In order to articulate the overarching feel of ‘Foehn’, this could be creatively described by quoting the title of one of Inade’s tracks, being: ‘The Engine of Space’ given the use of subtle, almost mechanised rhythms. This reference also functions as a further descriptive link given the material on this album begs a passing comparison to the less composed and more flowing and abstract style of Inade. Interesting the second track ‘Serac’ quite clearly stands out from other album tracks, where the piece builds upon a cyclic swirling structure, before elevating significantly at around the 3 minute with slow booming galactic horns and muted driving and rhythmic electronic programming.
Without dwelling on the point ‘Foehn’ will be a solid and satisfying release for dark ambient music devotees, but then again this is almost expected given the pedigree of those involved – i.e. the Cyclic Law label boss and released on Malignant Records.
Raison d’etre – Mise en Abyme CD Transgredient Records 2014
Raision d’etre return with a new album some 5 years since the last official full length, and whilst not necessarily deviating greatly from their recognised sound, solo member Peter Anderson is still producing interesting variations on well established themes. This album also sees raison d’etre shifting to a new label following the unfortunate demise of Cold Meat Industry, with Transgredient Records being a side label to the respected Drone Records.
Noting that 2009’s ‘The Stains of Embodied Sacrifice’ articulated a sonic environment of sacral dark ambience, including selected passages which veered towards a jarring post-classical sound, a similar sonic aesthetic has been explored on ‘Mise en Abyme’ (translating to “placed into the abyss”), but here condensed into 4 lengthy compositions (12 to 17 minutes each). ‘Abyssos’ opens the album and could thematically represent the decent into the abyss of one’s own psyche. Dour sub-orchestral synths, windswept drones and metallic scraping textures mark the path and while the mood commences as serene, over its expanse it gradually builds to an intensely peaked crescendo. The following track ‘Infernous’ clearly implies a heavier visage, which does in fact deviate heavily from anything previously found in raison d’etre’s discography. Towards the middle of this piece micro-tonal grating metallic textures and heavy clanging scrap metal cacophony mark a large portion of the sound (…these sonic elements appear to have been sourced from scrap metal recording sessions, which have in turn been sonically manipulated into vaguely rhythmic effect). Whilst ‘Infernous’ has the potential to jar listeners who are more familiar with the ambient and sacral side of raison detre’s sound, this track clearly seems to be a sonic representation of self-flagellation. Yet with the underscoring elements of wailing quasi-brass horns and sub-orchestral drones, Peter positions these heavier metallic elements squarely within the framework of raison d’etre. ‘Katharos’ then arcs back to more familiar territory of a floating melancholic atmosphere (perhaps acting as a means of catharsis to the heavier grating elements of the ‘Infernos’ which preceded it), here utilising sampled Greek Orthodox chants, swelling sub-orchestral waves, sparse ritual chimes and subtle metallic scraping textures. The final album track ‘Agraphos’ rounds out the album in calmer fashion by gradually building in an upward sweeping trajectory, as if seeking to elevate above the depths and heaviness of earlier album passages. Despite its slightly lighter tonal guise, it is still a track heavily infused with a dark and gloomy mood, again constructed with the Gregorian chants and sweeping soundscapes, sparse chimes/ tolling church bells and a general sonic palate infused with a thumping echoed depth.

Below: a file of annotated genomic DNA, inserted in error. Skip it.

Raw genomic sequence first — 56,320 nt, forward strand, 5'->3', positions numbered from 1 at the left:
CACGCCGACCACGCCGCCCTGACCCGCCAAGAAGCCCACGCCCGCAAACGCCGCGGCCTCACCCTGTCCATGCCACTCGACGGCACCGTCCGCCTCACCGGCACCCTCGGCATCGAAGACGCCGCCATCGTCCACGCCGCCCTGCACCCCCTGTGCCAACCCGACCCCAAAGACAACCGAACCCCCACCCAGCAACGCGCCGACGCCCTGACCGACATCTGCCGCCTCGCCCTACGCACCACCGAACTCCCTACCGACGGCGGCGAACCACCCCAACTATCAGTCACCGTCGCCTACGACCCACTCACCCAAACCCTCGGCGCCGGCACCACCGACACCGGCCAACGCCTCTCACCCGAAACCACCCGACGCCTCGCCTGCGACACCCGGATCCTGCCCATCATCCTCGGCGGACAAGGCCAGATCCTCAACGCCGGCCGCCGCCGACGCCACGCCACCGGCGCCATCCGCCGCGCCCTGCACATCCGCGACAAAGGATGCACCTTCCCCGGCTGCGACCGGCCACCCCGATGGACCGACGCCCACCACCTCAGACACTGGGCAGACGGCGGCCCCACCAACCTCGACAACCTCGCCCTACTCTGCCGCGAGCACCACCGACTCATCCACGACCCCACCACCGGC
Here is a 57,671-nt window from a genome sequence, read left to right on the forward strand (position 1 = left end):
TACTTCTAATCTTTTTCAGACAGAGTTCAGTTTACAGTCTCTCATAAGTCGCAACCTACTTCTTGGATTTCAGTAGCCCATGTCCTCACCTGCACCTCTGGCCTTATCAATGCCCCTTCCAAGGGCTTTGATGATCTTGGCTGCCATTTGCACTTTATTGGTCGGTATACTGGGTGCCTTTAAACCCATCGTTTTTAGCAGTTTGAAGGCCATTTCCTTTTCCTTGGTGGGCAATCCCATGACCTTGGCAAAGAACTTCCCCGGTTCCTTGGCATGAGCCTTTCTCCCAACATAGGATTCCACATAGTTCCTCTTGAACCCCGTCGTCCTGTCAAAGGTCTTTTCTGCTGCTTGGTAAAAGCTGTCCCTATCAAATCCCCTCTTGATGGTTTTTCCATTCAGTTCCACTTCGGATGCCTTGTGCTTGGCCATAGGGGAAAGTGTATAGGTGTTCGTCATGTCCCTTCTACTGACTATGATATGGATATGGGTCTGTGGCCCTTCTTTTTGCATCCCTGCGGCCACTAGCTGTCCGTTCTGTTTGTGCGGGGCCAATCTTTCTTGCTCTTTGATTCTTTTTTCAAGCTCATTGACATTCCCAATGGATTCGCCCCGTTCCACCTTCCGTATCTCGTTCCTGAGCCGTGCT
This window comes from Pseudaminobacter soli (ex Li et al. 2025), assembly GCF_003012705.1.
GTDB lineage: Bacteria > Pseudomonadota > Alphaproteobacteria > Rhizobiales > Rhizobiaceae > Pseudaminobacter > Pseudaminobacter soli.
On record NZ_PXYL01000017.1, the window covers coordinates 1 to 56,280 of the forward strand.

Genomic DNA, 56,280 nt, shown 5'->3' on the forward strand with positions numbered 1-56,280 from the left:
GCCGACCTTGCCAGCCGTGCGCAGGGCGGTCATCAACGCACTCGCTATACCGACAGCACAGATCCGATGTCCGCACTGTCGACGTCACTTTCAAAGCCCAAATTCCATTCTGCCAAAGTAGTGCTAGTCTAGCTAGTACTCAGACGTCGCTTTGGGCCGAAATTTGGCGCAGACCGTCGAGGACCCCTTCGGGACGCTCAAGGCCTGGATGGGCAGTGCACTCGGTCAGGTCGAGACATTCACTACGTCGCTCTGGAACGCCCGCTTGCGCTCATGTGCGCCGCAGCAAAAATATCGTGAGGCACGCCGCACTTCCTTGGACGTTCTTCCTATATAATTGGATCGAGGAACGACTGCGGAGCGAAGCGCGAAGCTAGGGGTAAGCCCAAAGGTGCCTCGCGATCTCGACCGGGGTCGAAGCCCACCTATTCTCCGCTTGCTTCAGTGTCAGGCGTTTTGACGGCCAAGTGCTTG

Whilst ‘Mise en Abyme’ does not necessarily turn the tables on what has come before, rather it represents yet another step in the continual refinement of raison d’etre’s style. As such Peter (again) effortlessly demonstrates his skill in evoking a sacral dark ambient sound, which very much suits solo appreciation and contemplation and introspection on the part of the listener.
Skin Area / Jarl – La Petite Mort LP Malignant Records 2014
‘La Petite Mort’ is a collaborative album between Skin Area (aka Martin Bladh and Magnus Lindh) and Jarl (aka Erik Jarl) – noting that Erik and Martin also form two thirds of the revered power electronics project IRM. Whereas Skin Area’s previous albums inhabited a wildly diverse experimental post-industrial sound (bordering on being almost disjointed at times), the involvement of Jarl (who is known for his own solo experimental dark ambient material), seems to have tempered the direction of ‘La Petite Mort’ into focused drone ambient territory. Also given that Martin utilises his distinctive voice within Skin Area (and coupled with the involvement of Erik Jarl), this album begs a passing comparison to IRM. Although this is acknowledged as a partially lazy descriptor, nevertheless the sound of ‘La Petite Mort’ could be considered as an ambient drone take on IRM’s far more forceful and visceral sound works.